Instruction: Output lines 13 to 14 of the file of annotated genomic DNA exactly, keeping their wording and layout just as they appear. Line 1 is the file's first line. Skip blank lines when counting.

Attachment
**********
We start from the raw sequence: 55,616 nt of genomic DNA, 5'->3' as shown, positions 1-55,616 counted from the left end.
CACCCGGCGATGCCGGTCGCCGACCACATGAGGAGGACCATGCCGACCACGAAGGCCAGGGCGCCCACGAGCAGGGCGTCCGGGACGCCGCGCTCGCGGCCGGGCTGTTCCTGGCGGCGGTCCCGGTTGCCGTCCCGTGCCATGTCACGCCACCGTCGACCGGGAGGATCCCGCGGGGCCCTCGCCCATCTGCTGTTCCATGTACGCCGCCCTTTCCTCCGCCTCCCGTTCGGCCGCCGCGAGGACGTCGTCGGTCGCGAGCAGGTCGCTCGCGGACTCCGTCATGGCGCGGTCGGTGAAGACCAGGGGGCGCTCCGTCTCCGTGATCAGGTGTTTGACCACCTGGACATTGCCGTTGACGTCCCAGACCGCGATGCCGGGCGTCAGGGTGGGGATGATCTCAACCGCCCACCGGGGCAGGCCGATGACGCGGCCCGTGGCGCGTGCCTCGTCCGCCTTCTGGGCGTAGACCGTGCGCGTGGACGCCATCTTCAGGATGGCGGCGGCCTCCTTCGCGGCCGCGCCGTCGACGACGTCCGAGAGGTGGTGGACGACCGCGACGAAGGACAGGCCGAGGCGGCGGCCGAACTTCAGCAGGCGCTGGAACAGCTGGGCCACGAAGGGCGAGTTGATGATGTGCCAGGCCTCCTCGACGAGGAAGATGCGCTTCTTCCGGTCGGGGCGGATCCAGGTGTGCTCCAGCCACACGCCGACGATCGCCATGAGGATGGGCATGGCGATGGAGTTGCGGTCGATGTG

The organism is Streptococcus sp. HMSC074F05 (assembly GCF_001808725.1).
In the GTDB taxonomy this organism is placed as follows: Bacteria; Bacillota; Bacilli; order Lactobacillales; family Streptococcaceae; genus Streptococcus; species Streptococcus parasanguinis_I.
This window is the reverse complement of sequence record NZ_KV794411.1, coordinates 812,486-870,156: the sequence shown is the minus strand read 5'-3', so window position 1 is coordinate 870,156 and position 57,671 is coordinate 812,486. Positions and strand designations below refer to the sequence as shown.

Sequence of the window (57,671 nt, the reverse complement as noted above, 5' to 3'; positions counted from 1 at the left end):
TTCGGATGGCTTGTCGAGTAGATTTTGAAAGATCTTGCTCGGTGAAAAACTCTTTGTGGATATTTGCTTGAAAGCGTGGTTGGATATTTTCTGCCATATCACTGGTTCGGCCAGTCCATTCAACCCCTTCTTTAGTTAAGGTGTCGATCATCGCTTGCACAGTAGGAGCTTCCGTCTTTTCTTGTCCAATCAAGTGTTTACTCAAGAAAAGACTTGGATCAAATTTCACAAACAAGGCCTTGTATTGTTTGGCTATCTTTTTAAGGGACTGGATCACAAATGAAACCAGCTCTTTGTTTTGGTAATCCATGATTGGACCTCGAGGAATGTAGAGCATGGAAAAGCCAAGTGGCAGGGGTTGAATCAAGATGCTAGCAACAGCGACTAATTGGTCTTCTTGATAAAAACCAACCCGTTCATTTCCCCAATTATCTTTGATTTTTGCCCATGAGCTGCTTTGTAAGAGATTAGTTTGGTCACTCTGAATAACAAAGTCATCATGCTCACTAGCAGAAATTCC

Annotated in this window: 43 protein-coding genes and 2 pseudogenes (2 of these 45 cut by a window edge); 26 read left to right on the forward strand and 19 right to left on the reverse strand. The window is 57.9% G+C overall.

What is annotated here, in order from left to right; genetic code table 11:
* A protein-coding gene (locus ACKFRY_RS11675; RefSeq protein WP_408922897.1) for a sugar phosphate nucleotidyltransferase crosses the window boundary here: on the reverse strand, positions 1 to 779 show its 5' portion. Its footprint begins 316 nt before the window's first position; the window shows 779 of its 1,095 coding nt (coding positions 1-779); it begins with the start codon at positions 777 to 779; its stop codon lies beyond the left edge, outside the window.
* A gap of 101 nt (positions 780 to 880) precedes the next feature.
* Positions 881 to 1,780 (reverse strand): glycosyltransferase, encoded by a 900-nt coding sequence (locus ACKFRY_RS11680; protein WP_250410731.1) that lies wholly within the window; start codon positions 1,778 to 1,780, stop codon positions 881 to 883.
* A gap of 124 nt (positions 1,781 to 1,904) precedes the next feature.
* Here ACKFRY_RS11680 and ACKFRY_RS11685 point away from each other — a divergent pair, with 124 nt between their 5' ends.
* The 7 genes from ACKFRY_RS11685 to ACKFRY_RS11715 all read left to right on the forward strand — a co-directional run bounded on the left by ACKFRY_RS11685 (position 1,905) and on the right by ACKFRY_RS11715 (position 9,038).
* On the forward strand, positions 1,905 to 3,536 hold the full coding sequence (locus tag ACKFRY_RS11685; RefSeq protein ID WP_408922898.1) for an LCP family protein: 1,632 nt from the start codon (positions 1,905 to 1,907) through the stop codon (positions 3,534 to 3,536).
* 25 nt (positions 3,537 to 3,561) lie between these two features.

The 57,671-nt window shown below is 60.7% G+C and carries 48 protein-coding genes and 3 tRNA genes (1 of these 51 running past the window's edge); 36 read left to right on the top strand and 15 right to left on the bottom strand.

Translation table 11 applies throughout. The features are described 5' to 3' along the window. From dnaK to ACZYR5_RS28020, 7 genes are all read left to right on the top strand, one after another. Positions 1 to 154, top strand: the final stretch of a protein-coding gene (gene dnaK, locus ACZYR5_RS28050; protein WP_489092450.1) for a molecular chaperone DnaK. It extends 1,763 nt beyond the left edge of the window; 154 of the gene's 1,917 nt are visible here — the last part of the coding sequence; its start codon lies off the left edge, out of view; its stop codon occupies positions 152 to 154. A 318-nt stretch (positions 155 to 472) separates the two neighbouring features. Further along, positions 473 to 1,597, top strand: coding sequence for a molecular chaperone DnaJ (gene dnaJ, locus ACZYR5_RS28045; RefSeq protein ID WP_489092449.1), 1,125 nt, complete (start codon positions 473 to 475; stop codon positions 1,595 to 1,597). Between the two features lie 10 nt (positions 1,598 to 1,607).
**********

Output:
* A gap of 124 nt (positions 1,781 to 1,904) precedes the next feature.
* Here ACKFRY_RS11680 and ACKFRY_RS11685 point away from each other — a divergent pair, with 124 nt between their 5' ends.